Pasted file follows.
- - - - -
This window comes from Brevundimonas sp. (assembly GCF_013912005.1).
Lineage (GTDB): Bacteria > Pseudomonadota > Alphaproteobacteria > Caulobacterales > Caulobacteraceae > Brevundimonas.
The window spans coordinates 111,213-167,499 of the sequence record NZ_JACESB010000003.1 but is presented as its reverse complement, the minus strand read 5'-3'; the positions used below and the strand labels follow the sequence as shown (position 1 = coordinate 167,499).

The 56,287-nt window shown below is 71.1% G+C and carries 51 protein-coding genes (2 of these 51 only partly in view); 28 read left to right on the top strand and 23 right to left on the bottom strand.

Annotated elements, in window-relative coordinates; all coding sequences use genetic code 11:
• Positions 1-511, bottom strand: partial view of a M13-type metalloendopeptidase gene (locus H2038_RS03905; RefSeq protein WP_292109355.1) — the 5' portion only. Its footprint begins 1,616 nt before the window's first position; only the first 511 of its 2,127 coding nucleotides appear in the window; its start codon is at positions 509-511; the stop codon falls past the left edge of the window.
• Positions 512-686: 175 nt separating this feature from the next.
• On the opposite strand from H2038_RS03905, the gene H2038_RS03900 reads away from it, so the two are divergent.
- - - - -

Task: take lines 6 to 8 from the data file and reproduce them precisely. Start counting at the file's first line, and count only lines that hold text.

• Positions 1-511, bottom strand: partial view of a M13-type metalloendopeptidase gene (locus H2038_RS03905; RefSeq protein WP_292109355.1) — the 5' portion only. Its footprint begins 1,616 nt before the window's first position; only the first 511 of its 2,127 coding nucleotides appear in the window; its start codon is at positions 509-511; the stop codon falls past the left edge of the window.
• Positions 512-686: 175 nt separating this feature from the next.
• On the opposite strand from H2038_RS03905, the gene H2038_RS03900 reads away from it, so the two are divergent.